In fact, recently, Brazil has made greater efforts to actively engage the maritime safety and investigation community and greater transparency. It may be that Brazil’s investigation capabilities are independent and that its military superiors support that independence.
Rightly or wrongly any investigation carried out by Brazil will necessarily be assumed to be tainted by self-interest on the part of the navy. Ceasar’s wife must not be beyond reproach, she must be seen to be beyond reproach.
Inevitably, there is a political aspect. Given the circumstances a Canadian government minister will be required to face the country’s parliament and a vibrant opposition, and the Canadian public and a free and questioning press, to field questions surrounding the investigation.
It is, to say the least, difficult to conceive such a minister being able to persuade parliament, the public and the media that such an investigation may safety be left in the hands of a registry run out of a London office under contract with the Barbados government, whose purpose is to raise funds for that government, with no publicly verifiable competence or integrity in maritime accident investigation.
Those who wish to read the entrails of this nautical goat will read closely the official statement by the TSB. An investigation of this sort has defined objectives: How did the incident happen, why did it happen and what can be done to reduce the chances of it happening again. It is not unusual for two or more agencies with significant interest to work together on an incident which covers different jurisdictions.
Says TSB: “Since the accident, the TSB has gathered information, in accordance with its own procedures, in order to assess the occurrence. Having gathered enough information to complete its assessment, the TSB decided to conduct a parallel investigation into this accident independently of the Barbadian investigation. The TSB made the decision to investigate because the scope and methodology used to uncover causes and contributing factors will likely be different than that of the Barbados authority.”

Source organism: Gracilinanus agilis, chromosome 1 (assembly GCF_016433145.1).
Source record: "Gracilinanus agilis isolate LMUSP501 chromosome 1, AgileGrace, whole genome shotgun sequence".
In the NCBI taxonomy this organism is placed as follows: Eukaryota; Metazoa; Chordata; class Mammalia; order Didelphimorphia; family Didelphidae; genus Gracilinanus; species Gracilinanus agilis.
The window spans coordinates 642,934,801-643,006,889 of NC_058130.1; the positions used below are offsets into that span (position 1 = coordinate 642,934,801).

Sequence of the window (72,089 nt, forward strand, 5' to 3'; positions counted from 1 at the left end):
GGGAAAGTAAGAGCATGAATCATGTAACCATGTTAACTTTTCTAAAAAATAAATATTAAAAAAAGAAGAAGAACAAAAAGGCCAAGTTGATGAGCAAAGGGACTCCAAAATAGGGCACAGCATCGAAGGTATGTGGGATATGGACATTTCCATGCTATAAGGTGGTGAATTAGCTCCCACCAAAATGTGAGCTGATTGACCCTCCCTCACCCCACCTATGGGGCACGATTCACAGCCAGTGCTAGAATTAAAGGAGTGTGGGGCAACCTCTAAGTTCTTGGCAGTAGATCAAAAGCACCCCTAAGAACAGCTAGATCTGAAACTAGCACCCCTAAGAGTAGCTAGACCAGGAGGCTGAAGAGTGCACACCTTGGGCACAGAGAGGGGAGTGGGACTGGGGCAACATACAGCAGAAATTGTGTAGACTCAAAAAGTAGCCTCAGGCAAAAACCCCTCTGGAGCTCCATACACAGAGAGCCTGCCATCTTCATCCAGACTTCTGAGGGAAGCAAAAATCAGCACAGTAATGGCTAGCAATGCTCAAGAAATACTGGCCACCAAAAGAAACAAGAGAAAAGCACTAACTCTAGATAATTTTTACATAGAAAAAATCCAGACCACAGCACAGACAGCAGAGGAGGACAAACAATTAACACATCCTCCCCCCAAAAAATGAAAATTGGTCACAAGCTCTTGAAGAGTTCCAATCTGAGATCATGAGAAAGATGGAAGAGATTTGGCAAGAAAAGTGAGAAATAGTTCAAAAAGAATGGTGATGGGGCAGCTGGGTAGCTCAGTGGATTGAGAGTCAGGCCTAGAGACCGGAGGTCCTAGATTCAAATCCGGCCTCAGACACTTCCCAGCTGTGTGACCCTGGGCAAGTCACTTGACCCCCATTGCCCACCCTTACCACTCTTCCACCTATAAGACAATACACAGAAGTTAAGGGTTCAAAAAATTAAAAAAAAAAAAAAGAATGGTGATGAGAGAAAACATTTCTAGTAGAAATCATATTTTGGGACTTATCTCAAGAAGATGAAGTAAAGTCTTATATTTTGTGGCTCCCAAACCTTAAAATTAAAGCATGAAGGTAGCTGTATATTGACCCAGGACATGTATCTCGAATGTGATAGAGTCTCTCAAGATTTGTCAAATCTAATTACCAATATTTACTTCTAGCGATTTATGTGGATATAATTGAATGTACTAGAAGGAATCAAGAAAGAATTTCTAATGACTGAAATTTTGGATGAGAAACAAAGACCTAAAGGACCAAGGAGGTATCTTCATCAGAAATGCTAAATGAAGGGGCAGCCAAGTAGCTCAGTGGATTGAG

There is much in that statement, none of it encouraging for the credibility of the Barbados registry.
(Gatineau, Quebec, March 3, 2010) – The Transportation Safety Board of Canada (TSB) has decided to conduct a safety investigation (M10F0003) into the capsizing and sinking of the sailing vessel (SV) Concordia, which occurred on February 17, 2010, off the coast of Brazil.
Barbados, the flag state of the SV Concordia, has opened an investigation.
Since the accident, the TSB has gathered information, in accordance with its own procedures, in order to assess the occurrence. Having gathered enough information to complete its assessment, the TSB decided to conduct a parallel investigation into this accident independently of the Barbadian investigation. The TSB made the decision to investigate because the scope and methodology used to uncover causes and contributing factors will likely be different than that of the Barbados authority. Meanwhile, in accordance with the provisions of international conventions, the TSB remains committed to providing assistance to the Barbados authority as it proceeds with its investigation.
On February 17, 2010, at approximately 14:22 local time, the SV Concordia capsized and sank off the coast of Brazil; the 64 passengers and crew were rescued 40 hours later by a merchant ship and subsequently transferred to Brazilian Navy rescue helicopters.
IMO 15 incidents since 1996
Only one report appears to have been logged with the IMO